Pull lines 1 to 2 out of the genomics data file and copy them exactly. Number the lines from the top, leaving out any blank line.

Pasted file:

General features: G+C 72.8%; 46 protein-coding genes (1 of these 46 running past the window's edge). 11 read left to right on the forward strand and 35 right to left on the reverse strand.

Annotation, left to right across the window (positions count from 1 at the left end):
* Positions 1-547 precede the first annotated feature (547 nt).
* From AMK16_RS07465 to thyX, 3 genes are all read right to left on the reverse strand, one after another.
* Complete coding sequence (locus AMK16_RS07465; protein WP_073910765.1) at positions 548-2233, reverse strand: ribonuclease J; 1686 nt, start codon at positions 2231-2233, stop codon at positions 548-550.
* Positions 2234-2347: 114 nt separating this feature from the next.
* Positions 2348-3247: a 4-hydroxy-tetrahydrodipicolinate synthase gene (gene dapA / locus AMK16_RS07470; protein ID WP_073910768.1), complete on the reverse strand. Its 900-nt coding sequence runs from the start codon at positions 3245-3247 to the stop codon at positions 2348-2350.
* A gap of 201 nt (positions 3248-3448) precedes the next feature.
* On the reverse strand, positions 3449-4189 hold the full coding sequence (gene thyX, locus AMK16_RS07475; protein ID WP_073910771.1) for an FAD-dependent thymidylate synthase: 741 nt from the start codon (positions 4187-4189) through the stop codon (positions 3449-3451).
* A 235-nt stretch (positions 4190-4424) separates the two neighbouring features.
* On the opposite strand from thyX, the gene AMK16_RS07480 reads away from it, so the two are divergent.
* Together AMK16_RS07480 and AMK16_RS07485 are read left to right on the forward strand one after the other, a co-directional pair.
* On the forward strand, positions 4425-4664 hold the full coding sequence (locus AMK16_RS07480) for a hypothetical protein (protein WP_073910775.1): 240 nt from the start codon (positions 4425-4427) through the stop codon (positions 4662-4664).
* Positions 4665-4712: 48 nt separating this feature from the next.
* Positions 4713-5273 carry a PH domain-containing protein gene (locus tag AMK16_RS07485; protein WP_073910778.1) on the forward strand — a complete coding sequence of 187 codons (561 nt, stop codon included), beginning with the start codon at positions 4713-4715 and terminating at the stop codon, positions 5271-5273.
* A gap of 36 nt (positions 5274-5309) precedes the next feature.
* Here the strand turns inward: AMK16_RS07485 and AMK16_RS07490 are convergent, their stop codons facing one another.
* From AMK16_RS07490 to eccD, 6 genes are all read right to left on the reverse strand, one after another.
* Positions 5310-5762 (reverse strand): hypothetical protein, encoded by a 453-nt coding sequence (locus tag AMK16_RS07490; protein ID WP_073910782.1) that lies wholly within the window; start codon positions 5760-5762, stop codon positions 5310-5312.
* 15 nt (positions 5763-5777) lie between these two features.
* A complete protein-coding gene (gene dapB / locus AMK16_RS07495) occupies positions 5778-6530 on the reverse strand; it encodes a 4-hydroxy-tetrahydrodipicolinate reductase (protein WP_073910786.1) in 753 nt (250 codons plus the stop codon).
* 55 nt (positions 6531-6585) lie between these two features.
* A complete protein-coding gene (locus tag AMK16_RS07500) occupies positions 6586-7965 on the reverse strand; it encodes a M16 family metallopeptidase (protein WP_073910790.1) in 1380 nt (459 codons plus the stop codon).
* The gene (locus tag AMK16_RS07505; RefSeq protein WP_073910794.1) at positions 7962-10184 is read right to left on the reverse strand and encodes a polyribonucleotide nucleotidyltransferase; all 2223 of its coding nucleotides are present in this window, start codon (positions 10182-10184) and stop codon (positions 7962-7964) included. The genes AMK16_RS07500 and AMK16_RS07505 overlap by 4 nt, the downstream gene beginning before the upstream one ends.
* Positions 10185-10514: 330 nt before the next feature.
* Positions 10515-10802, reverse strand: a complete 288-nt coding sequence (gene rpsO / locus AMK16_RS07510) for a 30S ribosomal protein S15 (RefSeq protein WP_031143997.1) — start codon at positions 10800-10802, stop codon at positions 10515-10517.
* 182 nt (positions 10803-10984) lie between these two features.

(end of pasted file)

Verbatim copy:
General features: G+C 72.8%; 46 protein-coding genes (1 of these 46 running past the window's edge). 11 read left to right on the forward strand and 35 right to left on the reverse strand.

Annotation, left to right across the window (positions count from 1 at the left end):